Choosing a landline phone instrument
Once you've chosen to install a wired phone (remember, that itself is a decision point - many people do without a landline altogether), the next step is choose the technology (cable, VoIP, traditional landline and so on). Once you've done that, you select a service provider (AT&T, Verizon and so on). And when all of that is over, you buy a landline phone instrument.
This section gives you tips on how to choose the right phone device.
- First decide if you need a cordless or a corded phone. A cordless phone is convenient, but may not always be the natural choice. For instance, if you already have cell phones, and your main purpose of having a landline is a fixed location phone that doesn't get lost in the house and always stays charged, you may want to avoid a cordless.
- Ask yourself - do you need an instrument with an answering machine or not? After all, you can always retrieve voice mails by subscribing to a voice mail service with the phone company. But that will cost you a nominal charge every month. On the other hand, if you do choose an instrument with an answering machine, you will have to check for features like voice quality and recording media and duration (I personally chose a voice mail service).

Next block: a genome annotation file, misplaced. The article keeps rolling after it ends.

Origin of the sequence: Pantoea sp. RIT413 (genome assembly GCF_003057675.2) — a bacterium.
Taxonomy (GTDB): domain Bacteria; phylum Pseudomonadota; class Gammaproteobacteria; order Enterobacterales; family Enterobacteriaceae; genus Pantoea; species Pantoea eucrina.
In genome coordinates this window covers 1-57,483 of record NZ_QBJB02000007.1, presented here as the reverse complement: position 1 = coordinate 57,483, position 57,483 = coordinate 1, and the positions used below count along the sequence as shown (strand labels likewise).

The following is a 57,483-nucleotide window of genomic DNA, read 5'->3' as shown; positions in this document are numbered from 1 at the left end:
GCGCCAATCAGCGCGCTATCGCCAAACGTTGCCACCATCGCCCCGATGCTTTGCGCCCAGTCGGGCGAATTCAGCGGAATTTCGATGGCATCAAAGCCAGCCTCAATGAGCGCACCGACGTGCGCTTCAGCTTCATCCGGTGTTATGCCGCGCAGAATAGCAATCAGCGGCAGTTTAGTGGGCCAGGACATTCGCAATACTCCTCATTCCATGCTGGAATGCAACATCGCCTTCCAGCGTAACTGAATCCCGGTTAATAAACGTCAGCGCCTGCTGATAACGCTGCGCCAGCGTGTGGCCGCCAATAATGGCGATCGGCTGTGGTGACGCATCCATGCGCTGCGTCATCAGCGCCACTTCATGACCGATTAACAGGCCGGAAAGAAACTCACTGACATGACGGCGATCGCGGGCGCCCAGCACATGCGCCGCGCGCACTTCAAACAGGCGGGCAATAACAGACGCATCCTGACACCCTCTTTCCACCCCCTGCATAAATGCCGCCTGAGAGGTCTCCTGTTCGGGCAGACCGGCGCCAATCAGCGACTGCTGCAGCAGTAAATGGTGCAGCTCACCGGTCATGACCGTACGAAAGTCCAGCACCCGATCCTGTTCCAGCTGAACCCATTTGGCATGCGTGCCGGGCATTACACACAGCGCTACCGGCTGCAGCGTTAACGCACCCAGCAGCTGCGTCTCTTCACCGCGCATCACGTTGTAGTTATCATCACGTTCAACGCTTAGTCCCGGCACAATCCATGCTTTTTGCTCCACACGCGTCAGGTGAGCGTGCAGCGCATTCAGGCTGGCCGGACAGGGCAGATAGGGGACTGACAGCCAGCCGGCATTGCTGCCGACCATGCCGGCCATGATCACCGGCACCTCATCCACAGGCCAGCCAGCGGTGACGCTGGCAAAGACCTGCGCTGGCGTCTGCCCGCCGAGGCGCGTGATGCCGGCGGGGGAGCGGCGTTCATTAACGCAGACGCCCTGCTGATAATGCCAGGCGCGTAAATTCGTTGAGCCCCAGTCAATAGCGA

- If you do go for a cordless instrument, choose a frequency. For people with lots of wireless devices at home, go for an '802.11-friendly' device. This will allow easy integration with your existing wireless network and ensure minimal interference. Otherwise, just stick to the most popular frequency - the 2.4 gigahertz band.
- Check out the features of the instrument. For instance, you may want a speaker phone for a hands-free experience. Or conferencing capability. Or caller ID. Or a 'mute' button. There are all sorts of features out there, so don't lose out on the ones you really need. Of course, you'll have to balance the options you want with the instrument's price.
- If you want multiple phone lines in the the same instrument, make sure the phone supports that capability.
- Landline phones do come in two technology options - digital and analog. Analog costs less, but I would highly recommend digital technology as being a no-brainer, since digital phones are more secure, less immune to interference, have a longer range and offer more features.
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